If we don’t stop interfering in the sex lives of pandas, we might lose them forever

Pandas
Lucy Goodchild van Hilten

Poor pandas. We’ve been mocking them for years for not wanting to procreate, and it turns out it might actually be our fault. In fact, if we keep messing with their sex lives we may have to say farewell to them for good.

Conservationists have tried for years to get pandas to breed in captivity, but to little or no avail. According to Pandas International:

They either lost interest in mating the natural way or simply did not know how.

In captive breeding, a male and a female panda are put together and encouraged to mate. The problem with this, say the scientists behind a new study, is that the pandas we pair aren’t always attracted to each other. We’re pretty bad matchmakers, apparently.

Writing in Nature Communications, a team led by researchers at San Diego Zoo explained that attraction plays a big part in whether pandas mate.

Conservation biologist Meghan Martin-Wintle, from the San Diego Zoo Institute for Conservation Research, told Reuters:

Incorporating mate choice into conservation breeding programs could make a huge difference for the success of many endangered species breeding programs, increasing cost-effectiveness and overall success.

Their study involved giving more than 40 pandas in China a choice between mates. The researchers put the pandas into large enclosures where they would have two potential partners to choose from, rather than their mate being chosen for them.

The results were clear: all they need is a bit of chemistry. When there was a spark between a male and a female, there was an 80% chance they’d produce a cub. When one found the other attractive, the chance of them reproducing was still 50%. But if they just didn’t click – which often happens when we choose mates for the pandas – there was a 0% chance of a cub.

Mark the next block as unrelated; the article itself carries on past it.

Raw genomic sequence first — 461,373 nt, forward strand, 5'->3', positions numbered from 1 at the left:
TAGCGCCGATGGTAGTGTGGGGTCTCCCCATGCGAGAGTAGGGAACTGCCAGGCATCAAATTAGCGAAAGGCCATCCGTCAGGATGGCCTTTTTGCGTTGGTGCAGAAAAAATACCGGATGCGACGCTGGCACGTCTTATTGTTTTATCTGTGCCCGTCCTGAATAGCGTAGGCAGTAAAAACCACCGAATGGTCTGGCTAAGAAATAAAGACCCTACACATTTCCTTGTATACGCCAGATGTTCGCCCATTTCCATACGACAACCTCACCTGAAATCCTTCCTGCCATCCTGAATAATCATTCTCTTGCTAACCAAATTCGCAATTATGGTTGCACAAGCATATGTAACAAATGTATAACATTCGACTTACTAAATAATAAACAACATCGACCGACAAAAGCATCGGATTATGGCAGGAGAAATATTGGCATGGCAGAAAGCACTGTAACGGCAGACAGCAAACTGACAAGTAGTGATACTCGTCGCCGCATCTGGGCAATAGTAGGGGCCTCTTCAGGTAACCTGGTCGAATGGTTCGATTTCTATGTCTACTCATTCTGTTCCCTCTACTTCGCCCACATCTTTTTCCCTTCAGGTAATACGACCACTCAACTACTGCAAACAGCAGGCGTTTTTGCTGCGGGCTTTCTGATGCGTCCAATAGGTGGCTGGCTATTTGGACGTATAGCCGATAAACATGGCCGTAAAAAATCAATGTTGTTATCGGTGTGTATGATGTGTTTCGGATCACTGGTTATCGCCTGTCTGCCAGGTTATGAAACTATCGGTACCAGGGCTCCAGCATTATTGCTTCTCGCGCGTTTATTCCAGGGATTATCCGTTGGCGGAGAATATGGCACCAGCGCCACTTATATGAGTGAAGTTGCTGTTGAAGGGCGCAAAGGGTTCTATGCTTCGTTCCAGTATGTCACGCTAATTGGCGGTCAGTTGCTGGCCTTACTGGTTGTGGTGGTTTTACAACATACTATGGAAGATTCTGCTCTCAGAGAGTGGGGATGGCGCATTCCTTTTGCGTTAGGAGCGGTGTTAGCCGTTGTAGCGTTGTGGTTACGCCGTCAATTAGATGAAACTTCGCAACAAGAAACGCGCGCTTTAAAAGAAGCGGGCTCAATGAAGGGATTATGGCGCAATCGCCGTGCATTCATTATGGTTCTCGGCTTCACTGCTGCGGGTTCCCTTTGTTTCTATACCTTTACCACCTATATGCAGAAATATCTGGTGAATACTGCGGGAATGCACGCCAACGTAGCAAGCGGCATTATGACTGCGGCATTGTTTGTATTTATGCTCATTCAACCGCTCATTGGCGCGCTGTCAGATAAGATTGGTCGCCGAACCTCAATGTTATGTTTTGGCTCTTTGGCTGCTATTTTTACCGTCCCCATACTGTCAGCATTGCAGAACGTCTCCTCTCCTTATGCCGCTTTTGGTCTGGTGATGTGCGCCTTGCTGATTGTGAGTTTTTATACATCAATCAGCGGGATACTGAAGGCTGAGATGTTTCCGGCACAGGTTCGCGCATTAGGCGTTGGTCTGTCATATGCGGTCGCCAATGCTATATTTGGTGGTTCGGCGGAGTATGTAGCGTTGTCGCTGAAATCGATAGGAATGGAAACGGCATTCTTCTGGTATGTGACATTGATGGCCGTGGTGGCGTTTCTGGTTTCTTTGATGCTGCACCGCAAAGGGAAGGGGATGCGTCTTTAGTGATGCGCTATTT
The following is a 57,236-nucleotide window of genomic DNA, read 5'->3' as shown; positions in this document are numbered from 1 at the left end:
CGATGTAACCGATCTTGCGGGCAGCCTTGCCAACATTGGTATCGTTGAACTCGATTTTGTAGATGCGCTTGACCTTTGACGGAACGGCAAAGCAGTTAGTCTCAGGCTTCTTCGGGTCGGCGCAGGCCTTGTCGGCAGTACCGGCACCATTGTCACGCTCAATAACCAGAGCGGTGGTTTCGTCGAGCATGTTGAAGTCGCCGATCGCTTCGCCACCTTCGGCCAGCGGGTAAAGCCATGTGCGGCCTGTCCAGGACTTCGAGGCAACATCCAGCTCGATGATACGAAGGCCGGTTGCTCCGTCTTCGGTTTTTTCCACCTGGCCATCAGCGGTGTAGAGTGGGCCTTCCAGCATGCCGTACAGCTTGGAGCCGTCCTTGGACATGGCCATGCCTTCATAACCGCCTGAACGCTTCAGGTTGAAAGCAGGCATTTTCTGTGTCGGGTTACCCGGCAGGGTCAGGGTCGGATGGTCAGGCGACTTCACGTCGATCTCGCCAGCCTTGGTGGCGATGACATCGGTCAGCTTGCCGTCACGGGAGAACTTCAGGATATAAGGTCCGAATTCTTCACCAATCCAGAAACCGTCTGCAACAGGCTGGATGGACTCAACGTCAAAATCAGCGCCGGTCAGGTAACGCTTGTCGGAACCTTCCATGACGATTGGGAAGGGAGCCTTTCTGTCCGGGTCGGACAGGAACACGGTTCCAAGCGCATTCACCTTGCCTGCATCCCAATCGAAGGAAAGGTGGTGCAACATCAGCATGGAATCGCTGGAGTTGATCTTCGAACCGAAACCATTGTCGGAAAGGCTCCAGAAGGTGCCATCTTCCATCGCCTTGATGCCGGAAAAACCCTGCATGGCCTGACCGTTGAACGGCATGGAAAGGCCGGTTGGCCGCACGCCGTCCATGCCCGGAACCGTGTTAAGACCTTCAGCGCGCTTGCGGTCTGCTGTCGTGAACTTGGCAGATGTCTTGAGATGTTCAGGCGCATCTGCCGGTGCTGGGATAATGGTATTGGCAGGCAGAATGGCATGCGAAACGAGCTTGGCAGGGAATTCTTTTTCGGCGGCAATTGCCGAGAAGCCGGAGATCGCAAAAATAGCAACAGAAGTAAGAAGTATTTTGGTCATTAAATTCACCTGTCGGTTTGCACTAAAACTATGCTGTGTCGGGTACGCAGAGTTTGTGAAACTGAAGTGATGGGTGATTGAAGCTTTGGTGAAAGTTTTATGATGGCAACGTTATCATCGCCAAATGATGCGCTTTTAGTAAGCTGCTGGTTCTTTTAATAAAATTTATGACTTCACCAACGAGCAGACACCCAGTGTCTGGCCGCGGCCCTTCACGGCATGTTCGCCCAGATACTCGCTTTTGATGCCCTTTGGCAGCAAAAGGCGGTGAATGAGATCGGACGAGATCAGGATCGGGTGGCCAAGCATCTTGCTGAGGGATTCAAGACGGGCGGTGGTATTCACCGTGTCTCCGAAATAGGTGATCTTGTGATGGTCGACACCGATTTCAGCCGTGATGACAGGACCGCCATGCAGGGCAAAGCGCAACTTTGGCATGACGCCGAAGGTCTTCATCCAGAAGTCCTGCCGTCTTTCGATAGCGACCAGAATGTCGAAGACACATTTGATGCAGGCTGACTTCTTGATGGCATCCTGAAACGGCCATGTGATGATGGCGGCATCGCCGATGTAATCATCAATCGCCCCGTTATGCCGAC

How did they know if the pandas were attracted to each other? They monitored the pandas’ behaviour, noting vocalisations called “chirps” and “bleats” and their scent marking behaviour. Female pandas showed their genitals to the males they found attractive, and walked backwards towards them, with their tails in the air. Males did a handstand against a vertical surface and urinated.

Ronald Swaisgood, the Institute’s director, said:

… we believe that behaviour and mate choice has a role to play for improving the success rate of breeding among genetically suitable partners.

In captive breeding programmes, experts select mates for pandas to encourage genetic diversity. But it seems that’s not what’s needed; they just have to fancy each other. So maybe we need to stop messing with their relationships and let the pandas decide who they want to mate with.

 

Featured image: Will Sowards/Flickr

 

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